LOWELL — Despite the numbness that plagues the entire right side of his body, Ryan Westmoreland still walks with the stature of an athlete, his 6-foot-2 frame towering as he emerged from the dugout.
Despite the paralysis that renders the left side of his face motionless, his proud smile still lit up LeLacheur Park last night as fans and players stood to applaud the man that once wowed with his athleticism, and now amazed with his courage.
“I will always love the game of baseball,” said Westmoreland. “It is sad that I can no longer play the game, but I am happy to be alive. To be back here, is just total excitement.”
Westmoreland returned to the only ballpark he had the opportunity to call home, as the Lowell Spinners retired the No. 25 worn by the former top prospect in the Red Sox organization, whose career was cut tragically short by a life-threatening brain illness.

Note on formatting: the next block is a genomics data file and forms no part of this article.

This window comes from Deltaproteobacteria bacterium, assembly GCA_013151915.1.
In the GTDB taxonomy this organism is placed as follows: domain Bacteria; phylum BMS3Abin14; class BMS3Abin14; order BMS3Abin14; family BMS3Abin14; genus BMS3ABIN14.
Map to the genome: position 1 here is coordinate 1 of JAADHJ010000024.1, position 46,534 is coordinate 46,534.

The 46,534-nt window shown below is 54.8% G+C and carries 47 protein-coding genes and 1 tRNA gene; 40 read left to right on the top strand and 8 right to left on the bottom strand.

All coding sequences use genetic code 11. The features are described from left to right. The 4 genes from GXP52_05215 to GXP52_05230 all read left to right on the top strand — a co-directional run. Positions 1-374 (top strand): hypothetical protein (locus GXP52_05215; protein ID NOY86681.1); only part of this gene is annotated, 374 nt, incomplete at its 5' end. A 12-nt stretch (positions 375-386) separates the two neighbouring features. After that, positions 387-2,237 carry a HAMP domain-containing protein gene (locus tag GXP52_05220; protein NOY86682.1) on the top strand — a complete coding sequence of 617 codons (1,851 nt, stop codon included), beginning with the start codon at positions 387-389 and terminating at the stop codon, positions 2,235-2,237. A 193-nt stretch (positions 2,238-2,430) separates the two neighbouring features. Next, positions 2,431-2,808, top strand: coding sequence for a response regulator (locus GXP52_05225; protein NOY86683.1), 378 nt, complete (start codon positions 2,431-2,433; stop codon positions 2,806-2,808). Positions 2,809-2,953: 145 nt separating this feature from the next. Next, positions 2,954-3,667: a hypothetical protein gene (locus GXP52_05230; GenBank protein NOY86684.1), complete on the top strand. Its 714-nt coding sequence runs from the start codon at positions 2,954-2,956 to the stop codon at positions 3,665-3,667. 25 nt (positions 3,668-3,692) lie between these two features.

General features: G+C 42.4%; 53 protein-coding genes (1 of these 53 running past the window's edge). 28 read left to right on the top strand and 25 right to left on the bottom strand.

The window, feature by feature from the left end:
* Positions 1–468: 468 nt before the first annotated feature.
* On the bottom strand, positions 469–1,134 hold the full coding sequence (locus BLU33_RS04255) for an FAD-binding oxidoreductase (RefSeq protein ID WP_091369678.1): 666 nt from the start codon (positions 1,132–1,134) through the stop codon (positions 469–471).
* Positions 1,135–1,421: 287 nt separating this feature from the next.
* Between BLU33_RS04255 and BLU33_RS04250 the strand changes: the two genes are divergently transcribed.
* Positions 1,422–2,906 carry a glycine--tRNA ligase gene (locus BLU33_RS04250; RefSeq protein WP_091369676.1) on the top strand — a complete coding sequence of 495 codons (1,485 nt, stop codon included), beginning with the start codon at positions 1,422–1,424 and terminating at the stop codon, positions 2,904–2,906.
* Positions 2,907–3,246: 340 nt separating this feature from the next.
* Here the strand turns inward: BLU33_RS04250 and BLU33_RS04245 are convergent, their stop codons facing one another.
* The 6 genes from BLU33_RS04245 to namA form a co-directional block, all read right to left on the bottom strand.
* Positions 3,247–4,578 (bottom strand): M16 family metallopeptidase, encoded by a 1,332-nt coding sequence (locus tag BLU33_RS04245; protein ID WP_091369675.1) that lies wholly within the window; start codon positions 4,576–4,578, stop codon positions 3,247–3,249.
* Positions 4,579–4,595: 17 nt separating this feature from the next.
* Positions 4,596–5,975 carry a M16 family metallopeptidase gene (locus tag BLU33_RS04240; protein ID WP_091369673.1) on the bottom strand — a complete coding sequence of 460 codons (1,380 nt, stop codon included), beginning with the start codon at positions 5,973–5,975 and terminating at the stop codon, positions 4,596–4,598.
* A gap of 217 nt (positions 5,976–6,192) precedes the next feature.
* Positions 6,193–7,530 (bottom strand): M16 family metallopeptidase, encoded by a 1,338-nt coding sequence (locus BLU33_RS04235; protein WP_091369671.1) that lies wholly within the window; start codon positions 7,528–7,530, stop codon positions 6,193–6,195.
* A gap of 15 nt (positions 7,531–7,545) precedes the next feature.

“It is really special to see Ryan recognized for his character and the inspiration he has become,” said his father, Ron Westmoreland. “I remember standing up behind the stands during his first game here and seeing his passion for the game. To have to see your child go through something life-threatening is horrible, but it is amazing to see him work through all of it and stand where he is today.”
A fairy tale story
It was never supposed to be like this, not for Ryan Westmoreland. His story was supposed to be a fairy tale.
A life-long Red Sox fan from Portsmouth, R.I., Westmoreland was selected by Boston out of high school in the 2008 MLB Draft, and signed a contract worth $1,604,000.
He reported directly to Lowell, where he hit .296 with seven homers and 35 RBIs in what proved to be his lone professional season.